Similarly in In Re Estate of Fredericks, 311 So. 2d 376 (Fla. 2d Dist. Ct. App. 1975), cert. denied, 320 So. 2d 394 (Fla. 1975), the will bequeathed the estate to the wife, with a gift over to the Shriner's Hospital if the wife predeceased the testator. After the execution of the will, the testator and his wife were divorced; she survived him. A Florida statute barred her from taking her share. In holding for the hospital and against the heir the court stated, "In our judgment, the applicable provisions of the will manifest a clear intention on the part of [the testator] to prefer his wife first, but after her the Shriner's Hospital for Crippled Children. The divorce took the wife out of the picture just as surely as would her death." 311 So. 2d at 379.

In contrast to cases in which courts have invoked intent to give effect to the gift over, some courts, presented with fact situations substantially similar to the case before us and to the cases described above, conclude that they were unable to perceive any clear and unmistakable testamentary intent that the gift over should take effect if the spouse is for any reason unable to take the share provided in the will. These courts conclude that they are unable to determine that the testator's intent at the time of the execution of his will was other than expressed by the plain meaning of the language used," that is, that the spouse predecease the testator. If the divorce is the reason that the spouse is unable to take the share provided in the will and the divorced spouse survives the testator, the bequest must fail. Using this reasoning, courts have struck down the gifts over.[7]

*35 [3]

We conclude that in cases such as the case at bar, it would be fruitless to attempt to determine whether the testator intended the gift over to take effect if the wife failed to take her share for any reason whatsoever, or whether the testator intended the gift over to take effect only if the wife predeceased him. The court would be engaging in speculation. The will before the court is clear and unambiguous. It establishes a simple testamentary disposition: everything to the wife if living, otherwise the estate is divided among three named persons. In the case at bar we do not have ambiguity in language; we have oversight by the testator or attorney. The will fails to make any specific provision for the eventuality which occurred, namely, a divorce and the revocation by statute of the divorced spouse's share under the will. There is no indication that the testator gave any thought to the situation before the court. On the one hand, the testator might have intended the property to pass to the contingent beneficiaries if the spouse survived but did not take the property. The persons or entities named in the will are obviously parties *36 the testator wanted to receive property under the will. On the other hand, the testator might have intended that the gift over not be given effect if a divorced spouse survived the testator. In such a situation the testator might have preferred that the property pass by intestate succession.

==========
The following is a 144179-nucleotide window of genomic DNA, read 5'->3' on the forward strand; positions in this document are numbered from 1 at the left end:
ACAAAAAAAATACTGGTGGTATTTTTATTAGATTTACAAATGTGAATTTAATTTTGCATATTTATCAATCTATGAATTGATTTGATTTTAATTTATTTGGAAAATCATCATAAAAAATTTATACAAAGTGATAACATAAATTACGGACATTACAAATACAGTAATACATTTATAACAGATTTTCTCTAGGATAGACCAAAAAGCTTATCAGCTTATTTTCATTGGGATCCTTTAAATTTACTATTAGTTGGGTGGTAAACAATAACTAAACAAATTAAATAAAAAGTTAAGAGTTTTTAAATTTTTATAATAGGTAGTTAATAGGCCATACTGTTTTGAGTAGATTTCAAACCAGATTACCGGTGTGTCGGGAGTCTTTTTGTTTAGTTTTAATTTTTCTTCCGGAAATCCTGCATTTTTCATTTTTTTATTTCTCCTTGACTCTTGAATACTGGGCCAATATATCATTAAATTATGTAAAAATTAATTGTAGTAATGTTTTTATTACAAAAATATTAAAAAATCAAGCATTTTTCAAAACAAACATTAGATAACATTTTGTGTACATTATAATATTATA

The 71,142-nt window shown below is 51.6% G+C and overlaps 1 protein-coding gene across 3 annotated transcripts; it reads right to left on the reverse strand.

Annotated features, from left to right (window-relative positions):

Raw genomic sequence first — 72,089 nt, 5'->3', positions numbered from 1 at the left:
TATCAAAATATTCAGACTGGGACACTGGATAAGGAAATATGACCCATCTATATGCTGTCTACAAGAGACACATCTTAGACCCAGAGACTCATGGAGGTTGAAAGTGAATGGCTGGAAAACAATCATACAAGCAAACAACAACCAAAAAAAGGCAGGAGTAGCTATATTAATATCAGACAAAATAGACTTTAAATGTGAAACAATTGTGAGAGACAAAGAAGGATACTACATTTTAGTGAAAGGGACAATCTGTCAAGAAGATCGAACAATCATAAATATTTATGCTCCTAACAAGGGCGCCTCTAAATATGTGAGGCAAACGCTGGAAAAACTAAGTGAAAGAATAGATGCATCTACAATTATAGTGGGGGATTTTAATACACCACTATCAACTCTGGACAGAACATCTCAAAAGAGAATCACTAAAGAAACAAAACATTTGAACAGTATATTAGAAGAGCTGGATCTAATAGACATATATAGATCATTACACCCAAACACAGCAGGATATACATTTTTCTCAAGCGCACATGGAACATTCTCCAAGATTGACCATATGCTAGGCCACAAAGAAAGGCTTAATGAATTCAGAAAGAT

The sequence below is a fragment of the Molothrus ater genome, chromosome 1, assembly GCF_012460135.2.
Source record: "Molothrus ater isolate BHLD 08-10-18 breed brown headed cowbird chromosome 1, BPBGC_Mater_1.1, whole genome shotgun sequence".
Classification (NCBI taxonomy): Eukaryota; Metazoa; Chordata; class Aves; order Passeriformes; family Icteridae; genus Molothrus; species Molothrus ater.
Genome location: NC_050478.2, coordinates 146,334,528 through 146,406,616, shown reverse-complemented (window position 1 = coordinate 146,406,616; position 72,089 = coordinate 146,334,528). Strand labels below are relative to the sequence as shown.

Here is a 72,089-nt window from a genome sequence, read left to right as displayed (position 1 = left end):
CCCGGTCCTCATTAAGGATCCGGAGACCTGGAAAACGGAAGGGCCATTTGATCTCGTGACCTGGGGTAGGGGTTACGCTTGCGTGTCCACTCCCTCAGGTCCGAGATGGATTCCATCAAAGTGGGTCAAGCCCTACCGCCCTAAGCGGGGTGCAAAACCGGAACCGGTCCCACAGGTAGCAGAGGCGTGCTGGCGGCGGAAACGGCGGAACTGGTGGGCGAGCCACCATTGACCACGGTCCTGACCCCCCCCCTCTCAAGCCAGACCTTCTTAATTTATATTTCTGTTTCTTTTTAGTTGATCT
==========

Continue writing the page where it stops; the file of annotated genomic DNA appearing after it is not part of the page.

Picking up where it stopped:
The language of the will in this case does not provide any clues regarding the testator's intent. There is no evidence concerning the circumstances surrounding the execution of the will and there is no extrinsic evidence in the record to help construe the will.[8]

Nor do the usual rules of construction help us discern the testator's intent here. One rule of construction is that there is a presumption against intestacy, a presumption that the testator intends to dispose of his entire estate. A corollary of this rule of construction is that if a will is capable of alternate interpretations, one of which causes property to pass by intestate succession and the other causes it to pass by will, the interpretation resulting in intestacy will not be adopted. Another corollary of this rule of construction is the doctrine of gift by implication.[9] These rules point toward *37 giving the property to the beneficiary named in the will. Conversely, the express language in the will conditions the gift over on the death of the spouse, and a gift over if the spouse has not died contravenes the explicit testamentary language. Furthermore, the presumption against intestacy may not be of great significance in this case since the testator did not change his will after the death of his parents; their share would pass according to the laws of intestacy.

Although many courts use the intent of the testator approach, we conclude that, given the facts of the case presently before the court, any attempt by us to divine the testator's intent regarding the disposition of his property in the event of a divorce and his divorced wife's surviving him would be speculative. As the circuit court observed, a court which engages in a search for intent in this kind of case engages in tortured and artificial reasoning to reach what the court views as a desirable or equitable distribution of the estate. We are unwilling to embark on the task of determining the testator's intent in this case.

A third approach would establish a rule of construction to apply to cases such as the one presently before the court. This rule could involve either (1) construction of the testamentary term "predecease" to mean, as a matter of law, the death of the spouse; or (2) construction of sec. 853.11(3) to make divorce the equivalent of the death of the spouse.